Playing the Guitar: The Seven Triads of the Major Scale - dummies

By Hal Leonard Corporation, Jon Chappell, Mark Phillips, Desi Serna

After you understand how to build triads on the guitar, you can continue to build on each degree in the G major scale. Try doing this on your own on the fretboard. Here’s what the completed scale looks like in triads:

  • G: G-B-D, G major

  • A: A-C-E, A minor

  • B: B-D-F♯, B minor

  • C: C-E-G, C major

  • D: D-F♯-A, D major

  • E: E-B-G, E minor

  • F: F♯-A-B, F♯ minor ♭ó5 (also called a diminished triad)

By following this tab, you can play through all seven major triads in three different ways. The first four measures put each interval on a separate string. The next four measures put the 3rd and 5th on the same string. The last four measures put the root and 3rd on the same string.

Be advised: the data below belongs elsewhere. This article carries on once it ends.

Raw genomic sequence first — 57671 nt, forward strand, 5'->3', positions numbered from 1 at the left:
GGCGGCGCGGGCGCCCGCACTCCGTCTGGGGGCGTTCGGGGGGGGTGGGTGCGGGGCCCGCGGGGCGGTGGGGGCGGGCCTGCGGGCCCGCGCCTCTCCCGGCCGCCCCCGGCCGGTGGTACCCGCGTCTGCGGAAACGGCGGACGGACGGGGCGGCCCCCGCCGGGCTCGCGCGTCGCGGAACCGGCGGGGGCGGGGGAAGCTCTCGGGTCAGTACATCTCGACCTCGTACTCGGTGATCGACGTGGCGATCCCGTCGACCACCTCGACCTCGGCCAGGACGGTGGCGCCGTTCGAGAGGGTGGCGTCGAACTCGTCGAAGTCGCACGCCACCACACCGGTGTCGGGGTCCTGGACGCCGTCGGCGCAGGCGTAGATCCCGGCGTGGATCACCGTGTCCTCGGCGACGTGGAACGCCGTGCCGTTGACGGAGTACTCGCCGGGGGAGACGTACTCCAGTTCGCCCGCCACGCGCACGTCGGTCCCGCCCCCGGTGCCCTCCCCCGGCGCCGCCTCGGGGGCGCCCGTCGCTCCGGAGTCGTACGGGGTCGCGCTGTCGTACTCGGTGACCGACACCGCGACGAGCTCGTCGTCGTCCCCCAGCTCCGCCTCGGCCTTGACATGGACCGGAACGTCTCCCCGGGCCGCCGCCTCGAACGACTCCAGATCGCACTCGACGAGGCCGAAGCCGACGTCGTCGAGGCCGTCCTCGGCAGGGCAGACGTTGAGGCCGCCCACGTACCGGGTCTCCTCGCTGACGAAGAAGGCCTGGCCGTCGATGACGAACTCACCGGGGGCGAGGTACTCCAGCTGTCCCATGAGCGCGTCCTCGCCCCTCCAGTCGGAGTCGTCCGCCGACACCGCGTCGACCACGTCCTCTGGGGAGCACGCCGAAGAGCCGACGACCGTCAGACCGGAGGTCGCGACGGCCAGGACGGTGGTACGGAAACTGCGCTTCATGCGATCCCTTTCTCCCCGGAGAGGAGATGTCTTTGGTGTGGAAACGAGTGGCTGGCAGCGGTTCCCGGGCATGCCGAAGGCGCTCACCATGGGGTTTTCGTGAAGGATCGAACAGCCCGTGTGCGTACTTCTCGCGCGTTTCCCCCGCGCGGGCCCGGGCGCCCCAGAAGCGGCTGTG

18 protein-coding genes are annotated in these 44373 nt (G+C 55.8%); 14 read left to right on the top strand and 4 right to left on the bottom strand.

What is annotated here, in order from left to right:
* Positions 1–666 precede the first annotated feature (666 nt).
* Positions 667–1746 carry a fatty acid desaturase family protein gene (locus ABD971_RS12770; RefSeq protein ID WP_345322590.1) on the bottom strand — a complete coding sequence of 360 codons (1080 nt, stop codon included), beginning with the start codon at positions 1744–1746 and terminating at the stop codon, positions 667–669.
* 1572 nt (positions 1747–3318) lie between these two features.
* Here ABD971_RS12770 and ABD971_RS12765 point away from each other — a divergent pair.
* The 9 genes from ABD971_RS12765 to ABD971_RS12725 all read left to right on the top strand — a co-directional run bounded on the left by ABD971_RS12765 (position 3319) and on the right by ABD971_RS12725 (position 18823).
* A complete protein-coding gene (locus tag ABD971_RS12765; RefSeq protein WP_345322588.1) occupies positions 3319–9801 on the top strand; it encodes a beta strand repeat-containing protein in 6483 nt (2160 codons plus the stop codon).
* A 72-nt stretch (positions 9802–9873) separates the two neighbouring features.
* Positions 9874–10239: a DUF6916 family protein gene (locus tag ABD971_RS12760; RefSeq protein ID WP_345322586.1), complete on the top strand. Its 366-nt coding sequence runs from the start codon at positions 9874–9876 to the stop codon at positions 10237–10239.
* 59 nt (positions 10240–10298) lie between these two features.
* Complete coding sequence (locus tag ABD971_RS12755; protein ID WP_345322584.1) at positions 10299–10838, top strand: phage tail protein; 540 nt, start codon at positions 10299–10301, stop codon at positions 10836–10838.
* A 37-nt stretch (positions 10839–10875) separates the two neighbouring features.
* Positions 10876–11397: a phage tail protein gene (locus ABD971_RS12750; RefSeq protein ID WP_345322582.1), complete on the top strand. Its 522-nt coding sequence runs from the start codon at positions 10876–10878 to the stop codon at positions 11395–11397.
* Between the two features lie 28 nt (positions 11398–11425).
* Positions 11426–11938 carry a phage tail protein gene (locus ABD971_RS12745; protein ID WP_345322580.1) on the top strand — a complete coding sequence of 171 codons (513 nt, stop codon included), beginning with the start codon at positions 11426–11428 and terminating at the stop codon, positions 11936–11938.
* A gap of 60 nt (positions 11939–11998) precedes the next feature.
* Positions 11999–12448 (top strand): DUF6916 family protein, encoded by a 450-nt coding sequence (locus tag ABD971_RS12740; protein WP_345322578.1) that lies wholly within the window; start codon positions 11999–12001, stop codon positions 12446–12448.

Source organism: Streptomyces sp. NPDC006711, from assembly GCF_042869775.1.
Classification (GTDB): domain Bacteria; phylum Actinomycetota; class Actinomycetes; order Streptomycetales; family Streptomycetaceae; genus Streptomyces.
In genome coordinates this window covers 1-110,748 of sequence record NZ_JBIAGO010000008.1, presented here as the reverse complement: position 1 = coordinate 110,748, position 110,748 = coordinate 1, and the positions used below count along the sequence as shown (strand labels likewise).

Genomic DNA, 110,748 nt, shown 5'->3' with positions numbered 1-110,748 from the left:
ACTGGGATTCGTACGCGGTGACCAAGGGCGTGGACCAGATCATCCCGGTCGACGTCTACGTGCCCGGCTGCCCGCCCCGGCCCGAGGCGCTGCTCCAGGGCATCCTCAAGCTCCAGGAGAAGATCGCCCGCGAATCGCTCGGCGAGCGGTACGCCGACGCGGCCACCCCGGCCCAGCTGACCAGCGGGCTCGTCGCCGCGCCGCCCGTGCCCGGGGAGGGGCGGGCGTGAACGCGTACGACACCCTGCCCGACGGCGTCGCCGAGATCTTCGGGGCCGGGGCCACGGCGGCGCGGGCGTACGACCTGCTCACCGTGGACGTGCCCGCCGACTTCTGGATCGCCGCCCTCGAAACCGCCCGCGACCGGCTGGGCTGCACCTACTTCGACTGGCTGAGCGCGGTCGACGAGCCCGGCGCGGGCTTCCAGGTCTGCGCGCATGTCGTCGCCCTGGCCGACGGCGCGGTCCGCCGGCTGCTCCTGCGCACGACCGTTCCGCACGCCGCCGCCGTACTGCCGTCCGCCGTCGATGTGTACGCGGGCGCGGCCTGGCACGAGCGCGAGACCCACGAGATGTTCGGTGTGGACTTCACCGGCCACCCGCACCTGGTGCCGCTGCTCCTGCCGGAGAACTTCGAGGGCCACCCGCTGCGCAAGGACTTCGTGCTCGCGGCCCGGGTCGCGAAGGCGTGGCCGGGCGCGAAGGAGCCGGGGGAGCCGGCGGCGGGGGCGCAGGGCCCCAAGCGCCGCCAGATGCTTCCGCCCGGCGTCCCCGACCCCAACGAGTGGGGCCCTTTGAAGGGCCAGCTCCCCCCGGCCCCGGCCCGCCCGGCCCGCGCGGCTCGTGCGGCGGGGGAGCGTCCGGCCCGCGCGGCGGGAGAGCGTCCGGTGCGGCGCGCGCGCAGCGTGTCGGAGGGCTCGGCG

Remember that the triad notes are exactly the same in all three examples; each version just uses some notes in a different location.

Playing triads one note at a time is often done in riffs and bass lines. Guitar riff examples include:

“Centerfield” by John Fogerty

“Manic Depression” by Jimi Hendrix

“Tightrope” by Stevie Ray Vaughan

[Credit: Illustration courtesy of Desi Serna]
Credit: Illustration courtesy of Desi Serna

Bass examples include:

“Ob-La-Di, Ob-La-Da” by The Beatles

“Hound Dog” by Elvis Presley

“Stir It Up” by Bob Marley and the Wailers